Competition watchdog bites infrastructure critics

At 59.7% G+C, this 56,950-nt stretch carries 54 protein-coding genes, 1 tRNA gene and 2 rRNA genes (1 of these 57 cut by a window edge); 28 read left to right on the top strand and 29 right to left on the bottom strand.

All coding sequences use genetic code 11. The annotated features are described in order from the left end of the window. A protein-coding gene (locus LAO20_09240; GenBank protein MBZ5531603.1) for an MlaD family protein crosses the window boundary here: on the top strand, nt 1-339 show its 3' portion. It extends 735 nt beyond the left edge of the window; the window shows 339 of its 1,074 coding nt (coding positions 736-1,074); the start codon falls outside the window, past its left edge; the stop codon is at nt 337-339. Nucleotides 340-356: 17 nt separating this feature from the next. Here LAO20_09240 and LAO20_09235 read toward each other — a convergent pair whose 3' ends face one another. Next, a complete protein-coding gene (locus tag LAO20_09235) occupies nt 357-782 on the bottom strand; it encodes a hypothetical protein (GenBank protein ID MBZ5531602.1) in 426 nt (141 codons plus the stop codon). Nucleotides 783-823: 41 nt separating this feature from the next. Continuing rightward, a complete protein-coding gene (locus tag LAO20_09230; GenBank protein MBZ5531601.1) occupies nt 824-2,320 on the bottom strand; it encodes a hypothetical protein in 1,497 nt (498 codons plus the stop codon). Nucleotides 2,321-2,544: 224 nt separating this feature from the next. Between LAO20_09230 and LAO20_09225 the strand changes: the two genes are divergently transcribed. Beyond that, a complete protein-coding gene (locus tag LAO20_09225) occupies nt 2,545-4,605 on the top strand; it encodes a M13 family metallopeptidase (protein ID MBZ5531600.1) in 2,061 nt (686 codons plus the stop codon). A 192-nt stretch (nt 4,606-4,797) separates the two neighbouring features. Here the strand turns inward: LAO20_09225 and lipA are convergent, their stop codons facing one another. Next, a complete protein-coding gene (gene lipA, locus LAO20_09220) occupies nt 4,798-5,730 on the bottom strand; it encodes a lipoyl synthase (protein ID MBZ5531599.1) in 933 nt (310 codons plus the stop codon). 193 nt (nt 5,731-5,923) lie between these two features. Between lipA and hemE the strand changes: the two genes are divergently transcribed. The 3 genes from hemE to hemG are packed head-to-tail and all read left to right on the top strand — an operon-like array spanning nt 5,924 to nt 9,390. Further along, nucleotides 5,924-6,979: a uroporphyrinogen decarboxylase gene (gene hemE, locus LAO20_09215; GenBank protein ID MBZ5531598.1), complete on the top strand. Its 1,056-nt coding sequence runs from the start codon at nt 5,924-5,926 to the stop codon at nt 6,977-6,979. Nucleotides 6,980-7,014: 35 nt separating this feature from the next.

<p>The Australian Competition and Consumer Commission (ACCC) has rebutted accusations that it is to blame for Australia’s infrastructure woes &#8211 and points to the Hunter Valley coal industry as an example of its good work.</p> <p>Commissioner Ed Willet said a smear campaign by "certain gas and electricity sector vested interests" is wrong.</p> <p>Mr Willett said the commission-regulated infrastructure had suffered no shortfall in investment but in many cases the regulation had stimulated "very high levels of investment".</p> <p>"Many investment problems have been caused not by regulation, but by a lack of regulation in some areas of monopoly infrastructure," Mr Willett said.</p> <p>The Hunter Valley was one example where access regulation was promoting further investment, he said.</p> <p>"The ACCC is working with coal miners, rail service providers and the operators of Port Waratah to, initially, limit the costs of existing capacity constraints and, over time, expand capacity by joint investment by coal miners in alleviating capacity constraints," Mr Willett said.</p> <p>The shared funding and use of infrastructure reflected the reasoning behind the Part IIIA of the Trade Practices Act and would bring about higher levels on infrastructure funding and capacity expansion than any "pandering to monopoly interest could ever achieve", he said.</p> <p>"The great irony of this experience is that the infrastructure owners in the Pilbara are among the keenest advocates of share use of infrastructure in the Hunter Valley," Mr Willett said.</p> <p>There are similar examples in the shared development of 3G (third generation) mobile phone infrastructure improving both investment and competition outcomes.</p> <p>While monopoly control of copper wire network continues to require heavy regulation to promote investment in dependent infrastructure, the commission said.</p> <p>Two simple lessons can be learned from these examples the commission believes:</p> <p>&#8226 Shared use of infrastructure is likely to promote greater investment in monopoly infrastructure and lead to better market outcomes than monopoly control and</p> <p>&#8226 Regulation under Part IIIA might be necessary to facilitate access to the infrastructure, including funding capacity expansions and address monopoly problems.</p> <br />